Coincidentally, these three stories revolve around women, each of them at a different stage in their lives.

The first story is about an elderly lady and how she copes with her existence  at a nursing home. This one could be considered “slice-of-life”, though the theme is very much in place throughout the whole tale.

This is also true for the second story, in which the main character is a bipolar teenage girl. There’s a touch of magic realism here too, not unlike what Neil Gaiman and other Vertigo writers brought to the table years ago.

In the third story we’re deep into the genre of post-apocalyptic fiction. Here we follow a woman in her early thirties as she tries to make sense of her place in the world after an alien invasion.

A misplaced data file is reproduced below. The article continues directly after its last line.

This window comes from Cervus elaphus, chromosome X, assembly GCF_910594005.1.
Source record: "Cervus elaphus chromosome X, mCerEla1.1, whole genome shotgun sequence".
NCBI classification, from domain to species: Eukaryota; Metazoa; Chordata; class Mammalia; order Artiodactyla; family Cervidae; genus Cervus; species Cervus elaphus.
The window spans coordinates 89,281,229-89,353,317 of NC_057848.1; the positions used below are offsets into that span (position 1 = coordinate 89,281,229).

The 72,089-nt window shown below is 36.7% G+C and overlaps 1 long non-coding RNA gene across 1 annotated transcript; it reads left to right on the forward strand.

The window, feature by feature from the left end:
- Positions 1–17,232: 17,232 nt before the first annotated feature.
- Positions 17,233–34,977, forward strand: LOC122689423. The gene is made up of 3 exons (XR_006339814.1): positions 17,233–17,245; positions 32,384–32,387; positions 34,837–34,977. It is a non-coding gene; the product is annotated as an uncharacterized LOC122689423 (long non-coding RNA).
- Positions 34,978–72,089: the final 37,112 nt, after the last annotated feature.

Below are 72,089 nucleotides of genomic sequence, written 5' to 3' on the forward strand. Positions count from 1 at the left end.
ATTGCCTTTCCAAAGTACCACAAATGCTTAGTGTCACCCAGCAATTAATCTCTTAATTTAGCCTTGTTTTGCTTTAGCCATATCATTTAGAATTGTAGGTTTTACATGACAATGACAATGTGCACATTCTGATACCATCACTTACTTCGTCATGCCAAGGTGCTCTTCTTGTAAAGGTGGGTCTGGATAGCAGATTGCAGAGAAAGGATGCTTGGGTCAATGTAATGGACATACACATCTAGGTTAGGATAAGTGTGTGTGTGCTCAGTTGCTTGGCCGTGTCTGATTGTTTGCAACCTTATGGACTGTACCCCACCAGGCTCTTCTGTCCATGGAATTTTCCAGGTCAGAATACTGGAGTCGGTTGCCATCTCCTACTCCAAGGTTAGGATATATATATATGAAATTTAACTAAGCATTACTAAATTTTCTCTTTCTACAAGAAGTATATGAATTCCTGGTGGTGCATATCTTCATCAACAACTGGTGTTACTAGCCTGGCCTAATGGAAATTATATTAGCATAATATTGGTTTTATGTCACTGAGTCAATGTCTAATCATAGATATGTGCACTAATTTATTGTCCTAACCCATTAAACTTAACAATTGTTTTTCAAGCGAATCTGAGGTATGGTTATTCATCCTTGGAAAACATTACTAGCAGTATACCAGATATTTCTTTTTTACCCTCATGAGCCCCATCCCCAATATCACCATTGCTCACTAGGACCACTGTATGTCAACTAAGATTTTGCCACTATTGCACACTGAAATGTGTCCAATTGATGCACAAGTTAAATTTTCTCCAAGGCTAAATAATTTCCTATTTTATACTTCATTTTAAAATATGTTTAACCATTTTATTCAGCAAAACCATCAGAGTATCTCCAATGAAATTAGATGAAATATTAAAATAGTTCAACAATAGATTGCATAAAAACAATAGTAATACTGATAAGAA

If any artists would want to take a shot at one of these 8-page yarns, do not hesitate to shoot us an e-mail with your sequential samples. And as with our first issue, we’re also looking for four different artist who would want to contribute with a stand-alone illustration dealing with the current theme.

There is no pay involved, so please don’t ask for this when submitting. What we’re offering is to  be a part of a free, high-end comics anthology on the web, which we’ll promote to as many readers as possible.

Since we’re aiming for a Christmas 2013 release with this issue, all the artists chosen would be expected to meet the deadline which is September 1. This is over six months off, so hopefully this shouldn’t be a problem.

As before, please send all submissions to outrepress2012@gmail.com.

We’re looking forward to hearing from all the eager and talented artists out there! All the best till then,

Magnus & Glenn
Outré Press

Writer spotlight: Ronald Montgomery

Another writer in Outré’s first issue, about responsibility, is Ronald Montgomery: